And the most important element that many Libyans are asking today and especially in the last hours and today many Libyans in the east, many Libyans in Benghazi, is security. I’m here representing the United Nations but we are accompanied by many ambassadors of many countries in the international community we have all expressed on many occasions our solidarity with those who are suffering in Libya, displaced people, mothers, children, people who cannot go to school, who cannot find food medicines and this is especially tough in Benghazi. It is a city that is facing a very, an extremely difficult situation and it’s a city that is suffering is terms of solidarity. Our solidarity also with the city, with the people that are suffering attacks from groups, terrorist groups that are on the list of international organizations that are considered terrorist by United Nations Security Council resolutions, and obviously this solidarity today is translated in our fill support to the only weapon that will allow the Libyans to prevail in this battle, which is unity. Without unity, without an agreement that will allow the Libyans to work together to achieve security there will not be a possibility to prevail and defeat terrorism.

You heard recently that I made strong statements about what has been going on in Benghazi in the last days. We believe and we still call for all the Libyans to understand that this process has reached the most delicate moment, the moment in which it will be possible to take the way of political unity or the way of uncertainty and chaos, further chaos, because we have a lot of chaos in Libya. Enough, I think. We call on all the Libyans to be responsible and to refrain from any action that could hinder and complicate even more the possibilities of success in this process.

We very much hope that in the coming days that the parties will be back, and ready to discuss names. It has now been confirmed by all the parties in this process, without exception, all of them are ready to discuss the names of the unity government, immediately after Eid. And we all hope that this process will be expedited, that it will be possible to finish in two or three days to vote the text and to attend a final session, a closing session of this dialogue in New York during the week of the UN General Assembly.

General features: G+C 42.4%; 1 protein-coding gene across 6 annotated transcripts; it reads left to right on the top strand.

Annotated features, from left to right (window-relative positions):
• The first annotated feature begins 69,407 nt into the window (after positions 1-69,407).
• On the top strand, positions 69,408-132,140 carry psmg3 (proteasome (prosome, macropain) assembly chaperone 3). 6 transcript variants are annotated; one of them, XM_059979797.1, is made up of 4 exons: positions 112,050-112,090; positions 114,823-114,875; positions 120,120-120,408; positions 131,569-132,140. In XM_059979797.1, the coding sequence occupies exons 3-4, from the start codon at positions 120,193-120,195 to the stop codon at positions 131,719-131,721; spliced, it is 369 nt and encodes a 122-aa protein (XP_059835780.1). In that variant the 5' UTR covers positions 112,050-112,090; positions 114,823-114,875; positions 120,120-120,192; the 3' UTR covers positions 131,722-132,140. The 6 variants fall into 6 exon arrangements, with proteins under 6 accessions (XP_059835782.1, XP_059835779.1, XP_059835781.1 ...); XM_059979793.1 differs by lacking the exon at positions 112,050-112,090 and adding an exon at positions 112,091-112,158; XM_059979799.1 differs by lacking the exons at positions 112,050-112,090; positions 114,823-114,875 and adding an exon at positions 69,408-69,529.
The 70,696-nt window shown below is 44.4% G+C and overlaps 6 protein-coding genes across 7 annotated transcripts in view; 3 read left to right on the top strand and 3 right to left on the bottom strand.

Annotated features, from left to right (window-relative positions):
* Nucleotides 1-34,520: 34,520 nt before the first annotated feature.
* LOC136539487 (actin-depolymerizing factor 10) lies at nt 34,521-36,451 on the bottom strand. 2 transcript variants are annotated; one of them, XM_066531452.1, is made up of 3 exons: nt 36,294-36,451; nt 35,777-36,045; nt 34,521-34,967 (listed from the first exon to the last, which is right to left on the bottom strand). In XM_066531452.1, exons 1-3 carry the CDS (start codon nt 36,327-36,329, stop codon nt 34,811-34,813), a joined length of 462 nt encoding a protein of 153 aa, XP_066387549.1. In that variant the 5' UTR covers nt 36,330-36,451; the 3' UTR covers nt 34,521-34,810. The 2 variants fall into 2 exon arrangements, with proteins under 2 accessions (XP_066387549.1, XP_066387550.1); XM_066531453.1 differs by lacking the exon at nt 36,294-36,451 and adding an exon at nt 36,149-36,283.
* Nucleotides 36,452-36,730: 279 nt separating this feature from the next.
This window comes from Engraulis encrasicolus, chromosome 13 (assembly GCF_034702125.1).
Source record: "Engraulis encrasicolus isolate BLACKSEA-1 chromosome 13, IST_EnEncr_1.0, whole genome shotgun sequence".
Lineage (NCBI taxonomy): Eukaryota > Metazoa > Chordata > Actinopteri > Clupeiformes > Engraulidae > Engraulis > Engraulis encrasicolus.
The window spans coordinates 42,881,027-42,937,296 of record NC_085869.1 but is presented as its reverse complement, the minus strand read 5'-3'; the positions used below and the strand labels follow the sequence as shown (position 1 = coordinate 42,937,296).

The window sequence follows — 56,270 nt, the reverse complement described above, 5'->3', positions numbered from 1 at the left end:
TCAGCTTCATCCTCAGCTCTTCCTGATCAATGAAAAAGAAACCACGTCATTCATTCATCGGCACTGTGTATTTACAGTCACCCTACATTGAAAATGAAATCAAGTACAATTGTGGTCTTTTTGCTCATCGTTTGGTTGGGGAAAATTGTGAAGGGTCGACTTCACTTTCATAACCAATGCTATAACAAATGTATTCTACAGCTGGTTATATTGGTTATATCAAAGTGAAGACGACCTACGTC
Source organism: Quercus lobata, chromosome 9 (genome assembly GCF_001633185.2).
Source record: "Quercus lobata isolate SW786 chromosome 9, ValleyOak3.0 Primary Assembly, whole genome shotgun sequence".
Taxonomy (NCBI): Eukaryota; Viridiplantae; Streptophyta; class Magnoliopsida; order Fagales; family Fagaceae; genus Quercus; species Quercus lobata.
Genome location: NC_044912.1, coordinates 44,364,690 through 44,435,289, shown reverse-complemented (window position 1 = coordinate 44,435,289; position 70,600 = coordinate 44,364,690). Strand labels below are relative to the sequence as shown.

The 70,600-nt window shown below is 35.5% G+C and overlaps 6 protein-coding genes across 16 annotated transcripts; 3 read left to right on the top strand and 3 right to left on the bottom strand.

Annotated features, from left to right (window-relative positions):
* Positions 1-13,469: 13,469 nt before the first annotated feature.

If it is possible, if the parties vote and endorse the agreement, then in the following days after New York it could be possible to initial the text and we will discuss with the participants, with the Libyans in general how they envisage this ceremony, but we all know very well that this city which is hosting is a candidate, a natural candidate but, of course, this is a decision the Libyans have to take. And afterwards, of course, the wish has been expressed by all the participants unanimously, is that the signing should take place in Libya. This is something that also for the international community, for the United Nations, is the ideal final stage of our work and we very much hope and look forward to this signing in Libya in the coming weeks.

All this will hopefully happen with a deadline we have, which is the 20th of October. Nobody would like to see any political vacuum in Libya. We want to see a political and legal clear framework. The country needs it. The international community needs it to operate in Libya, to have partners with a very clear legal status. It has been extremely difficult for the international community to deal with Libya in the last year, and actually (it is) really a miracle that some operations are still taking place given the legal and political chaos.

But the good news for the country and the good news for the international community is that today there is a clear possibility for the chaos to finish, with a clear definition of who is the government, to overcome this division, in regions, institutions, parliaments, governments, with the unity that will allow them to return to what Libya always was, a rich country a healthy country, a country that can be – and you know that I like always to insist on this idea that can be a very good example, a very good reference for those countries that are suffering in the regions, countries like Iraq, Syria, Yemen that are also very hopeful that the Libyans will become their good example, a political solution through dialogue and not through violence and war.